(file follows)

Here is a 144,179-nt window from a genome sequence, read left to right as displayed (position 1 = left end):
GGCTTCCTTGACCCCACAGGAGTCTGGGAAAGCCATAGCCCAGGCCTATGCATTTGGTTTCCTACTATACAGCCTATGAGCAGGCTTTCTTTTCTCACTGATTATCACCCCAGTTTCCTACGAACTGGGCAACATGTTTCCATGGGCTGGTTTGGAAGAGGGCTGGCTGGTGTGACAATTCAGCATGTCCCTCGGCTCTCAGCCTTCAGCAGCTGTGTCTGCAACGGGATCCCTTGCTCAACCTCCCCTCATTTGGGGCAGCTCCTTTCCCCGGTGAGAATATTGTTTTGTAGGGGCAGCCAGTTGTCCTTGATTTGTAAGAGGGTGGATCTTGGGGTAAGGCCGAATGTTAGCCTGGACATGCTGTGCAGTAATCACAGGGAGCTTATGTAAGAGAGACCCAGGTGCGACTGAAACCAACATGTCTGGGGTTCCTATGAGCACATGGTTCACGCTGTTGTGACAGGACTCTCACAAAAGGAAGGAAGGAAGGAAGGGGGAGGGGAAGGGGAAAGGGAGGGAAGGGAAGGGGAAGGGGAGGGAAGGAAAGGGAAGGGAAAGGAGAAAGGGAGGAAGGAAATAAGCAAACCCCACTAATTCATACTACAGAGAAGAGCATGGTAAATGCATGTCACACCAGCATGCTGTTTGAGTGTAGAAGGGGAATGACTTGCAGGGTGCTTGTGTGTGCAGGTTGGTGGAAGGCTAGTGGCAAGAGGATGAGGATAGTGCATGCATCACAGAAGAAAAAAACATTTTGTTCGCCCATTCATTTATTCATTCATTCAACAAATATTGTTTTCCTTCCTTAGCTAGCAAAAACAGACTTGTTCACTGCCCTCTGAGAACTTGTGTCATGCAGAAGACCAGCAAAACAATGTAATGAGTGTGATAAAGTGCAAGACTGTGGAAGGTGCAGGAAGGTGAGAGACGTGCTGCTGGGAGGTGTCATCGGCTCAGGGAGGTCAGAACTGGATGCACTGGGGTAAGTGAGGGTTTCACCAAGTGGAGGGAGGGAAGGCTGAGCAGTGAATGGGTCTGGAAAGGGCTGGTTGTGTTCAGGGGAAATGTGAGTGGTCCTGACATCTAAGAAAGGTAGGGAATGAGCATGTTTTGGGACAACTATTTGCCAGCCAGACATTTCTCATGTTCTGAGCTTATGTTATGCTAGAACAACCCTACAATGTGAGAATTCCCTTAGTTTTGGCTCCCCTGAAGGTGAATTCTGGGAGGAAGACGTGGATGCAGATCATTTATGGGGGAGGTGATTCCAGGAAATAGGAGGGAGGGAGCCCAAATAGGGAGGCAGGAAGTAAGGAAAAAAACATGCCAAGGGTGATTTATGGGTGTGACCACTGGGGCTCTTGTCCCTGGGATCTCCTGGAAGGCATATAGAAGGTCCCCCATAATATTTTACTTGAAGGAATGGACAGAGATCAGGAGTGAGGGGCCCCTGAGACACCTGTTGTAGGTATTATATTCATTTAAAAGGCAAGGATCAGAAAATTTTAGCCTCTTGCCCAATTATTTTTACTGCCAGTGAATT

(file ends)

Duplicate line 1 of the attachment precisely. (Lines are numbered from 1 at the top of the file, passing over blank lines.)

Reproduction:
Here is a 144,179-nt window from a genome sequence, read left to right as displayed (position 1 = left end):